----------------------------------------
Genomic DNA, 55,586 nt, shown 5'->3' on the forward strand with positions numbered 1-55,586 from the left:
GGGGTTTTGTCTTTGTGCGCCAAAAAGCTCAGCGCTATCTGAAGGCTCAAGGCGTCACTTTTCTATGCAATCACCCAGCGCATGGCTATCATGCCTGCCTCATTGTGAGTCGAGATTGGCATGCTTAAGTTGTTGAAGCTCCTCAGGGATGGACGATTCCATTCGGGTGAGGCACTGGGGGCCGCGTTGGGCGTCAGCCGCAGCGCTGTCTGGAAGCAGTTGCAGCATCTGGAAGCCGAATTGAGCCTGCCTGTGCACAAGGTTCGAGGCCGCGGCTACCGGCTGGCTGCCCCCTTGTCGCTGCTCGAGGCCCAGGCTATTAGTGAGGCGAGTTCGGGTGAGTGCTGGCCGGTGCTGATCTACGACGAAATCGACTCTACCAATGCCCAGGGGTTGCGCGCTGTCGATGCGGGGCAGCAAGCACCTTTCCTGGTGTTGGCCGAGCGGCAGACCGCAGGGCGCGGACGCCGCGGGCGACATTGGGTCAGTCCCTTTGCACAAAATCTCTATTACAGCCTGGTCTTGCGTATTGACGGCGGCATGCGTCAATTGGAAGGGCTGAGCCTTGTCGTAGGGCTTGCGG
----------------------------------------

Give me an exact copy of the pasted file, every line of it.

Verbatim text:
Genomic DNA, 55,586 nt, shown 5'->3' on the forward strand with positions numbered 1-55,586 from the left:
GGGGTTTTGTCTTTGTGCGCCAAAAAGCTCAGCGCTATCTGAAGGCTCAAGGCGTCACTTTTCTATGCAATCACCCAGCGCATGGCTATCATGCCTGCCTCATTGTGAGTCGAGATTGGCATGCTTAAGTTGTTGAAGCTCCTCAGGGATGGACGATTCCATTCGGGTGAGGCACTGGGGGCCGCGTTGGGCGTCAGCCGCAGCGCTGTCTGGAAGCAGTTGCAGCATCTGGAAGCCGAATTGAGCCTGCCTGTGCACAAGGTTCGAGGCCGCGGCTACCGGCTGGCTGCCCCCTTGTCGCTGCTCGAGGCCCAGGCTATTAGTGAGGCGAGTTCGGGTGAGTGCTGGCCGGTGCTGATCTACGACGAAATCGACTCTACCAATGCCCAGGGGTTGCGCGCTGTCGATGCGGGGCAGCAAGCACCTTTCCTGGTGTTGGCCGAGCGGCAGACCGCAGGGCGCGGACGCCGCGGGCGACATTGGGTCAGTCCCTTTGCACAAAATCTCTATTACAGCCTGGTCTTGCGTATTGACGGCGGCATGCGTCAATTGGAAGGGCTGAGCCTTGTCGTAGGGCTTGCGG